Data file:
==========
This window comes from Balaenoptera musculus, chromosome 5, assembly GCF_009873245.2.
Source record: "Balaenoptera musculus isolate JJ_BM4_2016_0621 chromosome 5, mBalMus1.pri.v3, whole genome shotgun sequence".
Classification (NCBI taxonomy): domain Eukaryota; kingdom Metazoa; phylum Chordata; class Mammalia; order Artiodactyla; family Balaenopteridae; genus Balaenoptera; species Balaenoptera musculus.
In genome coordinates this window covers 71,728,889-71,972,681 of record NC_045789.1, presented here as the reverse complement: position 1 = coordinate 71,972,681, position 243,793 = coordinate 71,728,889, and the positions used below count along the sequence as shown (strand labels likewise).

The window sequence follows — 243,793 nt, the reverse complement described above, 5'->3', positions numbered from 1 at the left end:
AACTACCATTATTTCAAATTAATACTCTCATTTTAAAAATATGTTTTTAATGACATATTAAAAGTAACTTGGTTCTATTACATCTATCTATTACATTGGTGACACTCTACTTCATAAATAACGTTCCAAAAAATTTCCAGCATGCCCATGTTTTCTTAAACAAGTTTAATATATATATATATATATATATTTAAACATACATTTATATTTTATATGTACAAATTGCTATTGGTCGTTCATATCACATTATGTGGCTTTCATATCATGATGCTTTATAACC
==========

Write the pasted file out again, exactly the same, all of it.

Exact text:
This window comes from Balaenoptera musculus, chromosome 5, assembly GCF_009873245.2.
Source record: "Balaenoptera musculus isolate JJ_BM4_2016_0621 chromosome 5, mBalMus1.pri.v3, whole genome shotgun sequence".
Classification (NCBI taxonomy): domain Eukaryota; kingdom Metazoa; phylum Chordata; class Mammalia; order Artiodactyla; family Balaenopteridae; genus Balaenoptera; species Balaenoptera musculus.
In genome coordinates this window covers 71,728,889-71,972,681 of record NC_045789.1, presented here as the reverse complement: position 1 = coordinate 71,972,681, position 243,793 = coordinate 71,728,889, and the positions used below count along the sequence as shown (strand labels likewise).

The window sequence follows — 243,793 nt, the reverse complement described above, 5'->3', positions numbered from 1 at the left end:
AACTACCATTATTTCAAATTAATACTCTCATTTTAAAAATATGTTTTTAATGACATATTAAAAGTAACTTGGTTCTATTACATCTATCTATTACATTGGTGACACTCTACTTCATAAATAACGTTCCAAAAAATTTCCAGCATGCCCATGTTTTCTTAAACAAGTTTAATATATATATATATATATATATTTAAACATACATTTATATTTTATATGTACAAATTGCTATTGGTCGTTCATATCACATTATGTGGCTTTCATATCATGATGCTTTATAACC